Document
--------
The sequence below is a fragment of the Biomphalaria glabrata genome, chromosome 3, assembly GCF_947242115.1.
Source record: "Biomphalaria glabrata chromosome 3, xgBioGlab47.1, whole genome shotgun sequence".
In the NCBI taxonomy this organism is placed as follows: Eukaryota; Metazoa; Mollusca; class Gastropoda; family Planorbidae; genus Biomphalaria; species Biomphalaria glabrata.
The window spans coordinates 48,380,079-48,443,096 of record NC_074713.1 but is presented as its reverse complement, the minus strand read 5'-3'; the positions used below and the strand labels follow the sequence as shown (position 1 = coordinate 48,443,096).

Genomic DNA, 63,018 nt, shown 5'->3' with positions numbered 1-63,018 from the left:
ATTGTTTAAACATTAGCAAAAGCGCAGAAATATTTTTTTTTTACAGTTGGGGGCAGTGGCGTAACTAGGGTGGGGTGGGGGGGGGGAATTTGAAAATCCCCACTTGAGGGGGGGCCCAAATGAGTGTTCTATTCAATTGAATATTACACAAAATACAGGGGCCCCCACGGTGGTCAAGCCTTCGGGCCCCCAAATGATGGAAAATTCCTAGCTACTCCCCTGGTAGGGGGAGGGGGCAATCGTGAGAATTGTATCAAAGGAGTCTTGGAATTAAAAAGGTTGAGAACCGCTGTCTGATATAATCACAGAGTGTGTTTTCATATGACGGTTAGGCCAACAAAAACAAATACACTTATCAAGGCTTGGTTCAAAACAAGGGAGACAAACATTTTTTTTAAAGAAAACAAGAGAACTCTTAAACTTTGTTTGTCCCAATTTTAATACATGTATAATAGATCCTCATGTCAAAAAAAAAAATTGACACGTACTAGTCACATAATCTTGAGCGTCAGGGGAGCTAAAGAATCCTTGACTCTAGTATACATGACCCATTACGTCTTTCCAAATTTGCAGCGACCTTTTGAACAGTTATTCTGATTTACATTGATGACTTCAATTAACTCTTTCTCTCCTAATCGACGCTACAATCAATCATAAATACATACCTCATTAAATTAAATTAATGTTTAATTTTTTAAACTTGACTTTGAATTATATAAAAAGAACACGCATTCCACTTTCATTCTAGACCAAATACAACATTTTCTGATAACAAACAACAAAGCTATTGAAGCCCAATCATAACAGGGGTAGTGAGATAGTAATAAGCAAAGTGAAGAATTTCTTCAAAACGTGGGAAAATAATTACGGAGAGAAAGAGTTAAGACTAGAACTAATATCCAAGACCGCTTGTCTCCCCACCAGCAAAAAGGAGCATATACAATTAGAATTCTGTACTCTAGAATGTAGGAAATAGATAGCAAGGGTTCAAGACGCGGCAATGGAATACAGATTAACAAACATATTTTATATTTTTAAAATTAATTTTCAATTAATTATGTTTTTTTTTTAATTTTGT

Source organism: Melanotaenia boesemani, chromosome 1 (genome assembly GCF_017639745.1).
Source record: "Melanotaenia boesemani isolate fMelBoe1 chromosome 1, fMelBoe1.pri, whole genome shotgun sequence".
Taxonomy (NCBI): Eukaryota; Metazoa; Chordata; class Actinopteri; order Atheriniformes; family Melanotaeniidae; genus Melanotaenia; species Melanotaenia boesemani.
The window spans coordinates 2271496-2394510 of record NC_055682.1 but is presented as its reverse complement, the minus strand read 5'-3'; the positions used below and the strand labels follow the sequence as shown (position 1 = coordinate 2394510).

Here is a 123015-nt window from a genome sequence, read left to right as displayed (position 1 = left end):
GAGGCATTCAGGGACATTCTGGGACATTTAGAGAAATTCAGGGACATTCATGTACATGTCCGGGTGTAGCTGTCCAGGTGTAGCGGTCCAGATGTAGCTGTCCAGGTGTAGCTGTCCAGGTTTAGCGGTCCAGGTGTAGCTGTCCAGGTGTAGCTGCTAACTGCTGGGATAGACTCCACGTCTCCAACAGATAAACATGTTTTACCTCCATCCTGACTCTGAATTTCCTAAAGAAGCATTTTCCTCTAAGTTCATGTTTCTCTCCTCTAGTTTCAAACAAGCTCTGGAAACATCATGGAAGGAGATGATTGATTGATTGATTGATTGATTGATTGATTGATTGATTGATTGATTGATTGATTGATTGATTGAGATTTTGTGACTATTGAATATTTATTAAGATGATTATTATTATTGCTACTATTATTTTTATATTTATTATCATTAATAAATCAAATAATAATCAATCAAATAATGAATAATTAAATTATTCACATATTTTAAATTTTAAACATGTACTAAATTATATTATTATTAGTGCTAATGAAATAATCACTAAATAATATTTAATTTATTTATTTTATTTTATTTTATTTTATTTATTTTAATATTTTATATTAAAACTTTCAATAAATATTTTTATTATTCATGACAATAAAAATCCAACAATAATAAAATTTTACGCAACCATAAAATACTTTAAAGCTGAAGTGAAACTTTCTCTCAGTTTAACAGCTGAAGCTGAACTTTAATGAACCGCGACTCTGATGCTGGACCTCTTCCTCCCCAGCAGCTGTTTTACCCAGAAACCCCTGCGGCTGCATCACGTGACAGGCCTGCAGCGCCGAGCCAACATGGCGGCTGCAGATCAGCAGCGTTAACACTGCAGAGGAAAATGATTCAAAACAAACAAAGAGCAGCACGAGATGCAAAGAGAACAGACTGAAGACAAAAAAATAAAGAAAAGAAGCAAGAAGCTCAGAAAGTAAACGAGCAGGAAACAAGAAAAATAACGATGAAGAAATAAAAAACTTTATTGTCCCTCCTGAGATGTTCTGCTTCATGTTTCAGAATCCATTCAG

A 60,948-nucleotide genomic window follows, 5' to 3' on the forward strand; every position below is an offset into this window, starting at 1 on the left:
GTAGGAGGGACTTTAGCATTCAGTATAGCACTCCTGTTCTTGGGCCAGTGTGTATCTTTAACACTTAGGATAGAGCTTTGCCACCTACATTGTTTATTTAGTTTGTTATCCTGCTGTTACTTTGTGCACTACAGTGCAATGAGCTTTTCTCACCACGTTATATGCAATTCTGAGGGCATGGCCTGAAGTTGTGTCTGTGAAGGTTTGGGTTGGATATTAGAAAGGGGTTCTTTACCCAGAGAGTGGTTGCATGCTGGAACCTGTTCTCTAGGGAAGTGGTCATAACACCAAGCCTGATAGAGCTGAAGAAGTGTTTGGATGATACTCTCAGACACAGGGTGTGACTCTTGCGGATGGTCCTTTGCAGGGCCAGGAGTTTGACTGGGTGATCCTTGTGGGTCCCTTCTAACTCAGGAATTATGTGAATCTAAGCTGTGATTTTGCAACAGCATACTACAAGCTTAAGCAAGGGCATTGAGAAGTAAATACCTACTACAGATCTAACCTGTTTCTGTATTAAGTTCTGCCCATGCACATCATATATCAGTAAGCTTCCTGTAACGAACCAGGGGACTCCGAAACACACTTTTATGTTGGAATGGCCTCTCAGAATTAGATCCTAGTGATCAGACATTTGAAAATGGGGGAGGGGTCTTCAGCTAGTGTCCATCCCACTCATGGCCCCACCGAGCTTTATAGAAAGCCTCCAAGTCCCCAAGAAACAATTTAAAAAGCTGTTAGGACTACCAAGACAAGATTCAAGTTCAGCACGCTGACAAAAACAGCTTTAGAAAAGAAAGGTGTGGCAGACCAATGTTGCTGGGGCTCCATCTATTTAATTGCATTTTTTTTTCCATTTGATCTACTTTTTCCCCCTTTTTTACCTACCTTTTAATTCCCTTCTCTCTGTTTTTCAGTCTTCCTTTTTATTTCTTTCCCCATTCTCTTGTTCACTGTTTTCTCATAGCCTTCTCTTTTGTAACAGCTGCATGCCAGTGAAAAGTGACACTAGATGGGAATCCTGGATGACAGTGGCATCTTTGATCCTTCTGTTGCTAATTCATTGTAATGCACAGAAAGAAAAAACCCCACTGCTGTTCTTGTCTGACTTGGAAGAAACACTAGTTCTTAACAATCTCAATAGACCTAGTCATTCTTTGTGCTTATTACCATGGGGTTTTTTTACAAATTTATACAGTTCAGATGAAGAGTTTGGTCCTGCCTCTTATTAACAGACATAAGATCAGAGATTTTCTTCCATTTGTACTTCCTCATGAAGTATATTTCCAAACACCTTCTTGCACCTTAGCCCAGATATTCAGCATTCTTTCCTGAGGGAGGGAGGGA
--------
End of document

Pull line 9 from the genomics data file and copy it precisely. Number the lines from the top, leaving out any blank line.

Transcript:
Taxonomy (NCBI): Eukaryota; Metazoa; Chordata; class Actinopteri; order Atheriniformes; family Melanotaeniidae; genus Melanotaenia; species Melanotaenia boesemani.